The mural is just one in a long list of complaints that Jewish students have against the YFS. The President of the YFS posted an image on social media that included the Jewish star alongside the instructions to “Smash Zionism”. The YFS partners with ‘Students Against Israeli Apartheid’, a club whose members have denigrated the genetic impurity of European Jews and hosted events with Holocaust deniers. One of these events was promoted by Palestine House, an organization whose board member, Nazih Khatatba, publicly praised the 2014 slaughter of Jewish worshippers – including York alumnus Howie Rothman – in a Jerusalem synagogue. When the Israeli flag was vandalized with red paint in its Student Centre, the YFS refused to issue a condemnation. The YFS’s annual “Expression against Oppression” programming educated students about every conceivable form of oppression – Islamophobia, anti-black racism, homophobia, and ableism – but notably omitted anti-Semitism. When a Jewish student submitted a motion at the YFS annual general meeting, members of the YU Divest coalition (of which the YFS is a partner) used his religion as justification to defame him for being a “murderous extremist” and a “racist”.
The insistency of the YFS to frame the mural as a free speech issue and to posture themselves as victims of censorship becomes even more hypocritical when considering the ways in which the union has promoted anti-Israel extremism at the cost of academic freedom. For example, the YFS supports the boycott of Israeli academics and institutions – a move which has angered free-speech proponents and left many Jewish students scared to freely express their support of Israel. Most ironically, the YFS was a co-signatory of an open letter that urged Victor Phillip Dahdaleh to retract his 20 million dollar donation from York unless the university divested from Israel. How does the YFS reconcile this letter with their anger at Paul Bronfman’s decision to pull his funding over the anti-Israel mural? Where is the consistency?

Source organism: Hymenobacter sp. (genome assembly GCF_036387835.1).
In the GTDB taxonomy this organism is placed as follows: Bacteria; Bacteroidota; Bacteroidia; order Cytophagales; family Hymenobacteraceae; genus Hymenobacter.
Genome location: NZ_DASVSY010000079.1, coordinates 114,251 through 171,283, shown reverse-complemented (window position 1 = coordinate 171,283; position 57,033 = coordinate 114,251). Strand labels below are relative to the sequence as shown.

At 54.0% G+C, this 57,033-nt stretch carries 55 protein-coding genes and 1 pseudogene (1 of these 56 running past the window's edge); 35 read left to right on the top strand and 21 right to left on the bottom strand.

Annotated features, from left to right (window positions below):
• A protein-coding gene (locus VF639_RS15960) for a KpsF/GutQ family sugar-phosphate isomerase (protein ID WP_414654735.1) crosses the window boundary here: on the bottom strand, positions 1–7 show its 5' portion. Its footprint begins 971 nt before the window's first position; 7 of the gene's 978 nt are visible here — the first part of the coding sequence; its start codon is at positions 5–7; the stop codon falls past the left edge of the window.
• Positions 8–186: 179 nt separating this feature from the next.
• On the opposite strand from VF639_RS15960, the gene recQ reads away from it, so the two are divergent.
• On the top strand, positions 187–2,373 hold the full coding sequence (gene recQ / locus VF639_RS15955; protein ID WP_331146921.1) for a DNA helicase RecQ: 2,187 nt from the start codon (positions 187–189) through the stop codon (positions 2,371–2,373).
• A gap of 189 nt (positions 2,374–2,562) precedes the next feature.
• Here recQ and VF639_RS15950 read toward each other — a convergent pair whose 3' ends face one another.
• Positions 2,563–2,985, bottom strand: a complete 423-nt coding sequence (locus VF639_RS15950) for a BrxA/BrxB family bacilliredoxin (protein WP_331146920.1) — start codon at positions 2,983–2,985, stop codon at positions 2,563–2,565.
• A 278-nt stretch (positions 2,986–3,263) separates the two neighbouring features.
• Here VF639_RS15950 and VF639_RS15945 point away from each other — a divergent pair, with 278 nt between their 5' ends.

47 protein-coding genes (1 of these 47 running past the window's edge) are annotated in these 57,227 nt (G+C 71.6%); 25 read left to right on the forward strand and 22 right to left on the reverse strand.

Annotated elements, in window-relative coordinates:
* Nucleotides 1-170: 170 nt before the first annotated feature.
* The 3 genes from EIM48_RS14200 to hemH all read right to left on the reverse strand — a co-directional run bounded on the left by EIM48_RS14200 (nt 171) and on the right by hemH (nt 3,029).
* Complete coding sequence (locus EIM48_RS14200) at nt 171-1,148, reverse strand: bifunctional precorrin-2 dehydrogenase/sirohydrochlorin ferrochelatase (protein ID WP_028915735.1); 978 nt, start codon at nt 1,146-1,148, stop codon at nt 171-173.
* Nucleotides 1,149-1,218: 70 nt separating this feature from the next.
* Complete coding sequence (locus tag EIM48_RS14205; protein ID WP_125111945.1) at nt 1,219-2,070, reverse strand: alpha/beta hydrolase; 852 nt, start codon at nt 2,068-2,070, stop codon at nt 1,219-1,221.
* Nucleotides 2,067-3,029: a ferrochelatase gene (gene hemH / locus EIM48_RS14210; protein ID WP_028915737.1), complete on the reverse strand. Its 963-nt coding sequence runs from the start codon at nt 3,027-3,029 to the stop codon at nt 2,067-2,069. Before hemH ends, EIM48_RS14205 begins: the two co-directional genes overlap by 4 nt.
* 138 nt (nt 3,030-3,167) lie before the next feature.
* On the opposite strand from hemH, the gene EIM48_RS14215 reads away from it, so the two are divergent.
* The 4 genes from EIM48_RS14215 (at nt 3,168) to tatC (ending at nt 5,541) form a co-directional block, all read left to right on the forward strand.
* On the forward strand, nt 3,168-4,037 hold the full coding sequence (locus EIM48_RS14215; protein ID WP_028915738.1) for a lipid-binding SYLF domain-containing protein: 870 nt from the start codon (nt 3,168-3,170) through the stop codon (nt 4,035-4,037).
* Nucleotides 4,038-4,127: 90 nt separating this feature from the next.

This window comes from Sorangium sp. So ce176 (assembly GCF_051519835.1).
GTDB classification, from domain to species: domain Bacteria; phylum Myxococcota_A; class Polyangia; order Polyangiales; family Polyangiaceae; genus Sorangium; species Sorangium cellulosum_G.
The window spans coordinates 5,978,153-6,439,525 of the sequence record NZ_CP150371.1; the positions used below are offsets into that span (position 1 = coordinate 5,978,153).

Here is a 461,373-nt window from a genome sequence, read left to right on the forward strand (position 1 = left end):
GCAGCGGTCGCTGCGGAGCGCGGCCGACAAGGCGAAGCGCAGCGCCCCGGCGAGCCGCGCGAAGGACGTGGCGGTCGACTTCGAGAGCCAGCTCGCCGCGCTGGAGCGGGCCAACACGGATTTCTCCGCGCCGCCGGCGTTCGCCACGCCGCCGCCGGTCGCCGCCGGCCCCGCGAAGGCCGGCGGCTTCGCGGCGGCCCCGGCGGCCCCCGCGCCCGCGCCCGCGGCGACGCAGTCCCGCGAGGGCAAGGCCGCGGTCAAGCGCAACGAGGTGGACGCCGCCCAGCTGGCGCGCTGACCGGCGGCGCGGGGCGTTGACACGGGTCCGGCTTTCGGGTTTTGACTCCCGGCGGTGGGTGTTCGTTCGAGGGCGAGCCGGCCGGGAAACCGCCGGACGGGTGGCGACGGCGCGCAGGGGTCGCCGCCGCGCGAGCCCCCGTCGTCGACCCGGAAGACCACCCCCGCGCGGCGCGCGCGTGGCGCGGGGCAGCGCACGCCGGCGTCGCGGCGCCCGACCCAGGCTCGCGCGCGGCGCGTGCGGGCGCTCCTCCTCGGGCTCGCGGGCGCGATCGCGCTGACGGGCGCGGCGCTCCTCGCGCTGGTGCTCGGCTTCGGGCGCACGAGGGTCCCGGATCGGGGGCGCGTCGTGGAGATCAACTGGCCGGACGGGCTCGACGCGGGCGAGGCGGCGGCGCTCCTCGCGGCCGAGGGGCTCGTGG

This brings us to the outrageous lack of fairness that shepherded the hanging of the mural in the first place. Progressives at York would never dream of treating any other religious, national, or sexual minority with the same insensitivity as they do the Jews. Can anyone imagine that a mural of a Ku Klux Klan member wearing a scarf of the Confederate flag and holding a noose in his hands would be displayed at any university in the country? If not, why is a mural of a man poised to throw rocks and a map that eliminates Israel any different?…
[To Read the Full Article Click the Following Link—Ed.]
Miami Herald, Feb. 6, 2016
In the aftermath of the American Studies Association’s (ASA) December 2013 vote to support the boycott/divestment/sanctions (BDS) movement against Israeli universities and scholars, the heads of 250 American universities voiced their opposition to both the ASA’s decision and to academic boycotts in general as violations of academic freedom. Typifying their stance was that of Brown University president Christina Paxson, who said that such action “would be antithetical to open scholarly exchange and would inhibit the advancement of knowledge and discovery.”
Yet in failing to address the odiousness of singling out Israel for boycott, such reactions ignore the black heart of BDS: its profound anti-Semitism hiding under the guise of anti-Zionism, anti-colonialism or any cause de jour. A university president harboring intensely anti-Israel or anti-Semitic beliefs could still oppose BDS on academic freedom grounds while leaving unaddressed this key moral issue.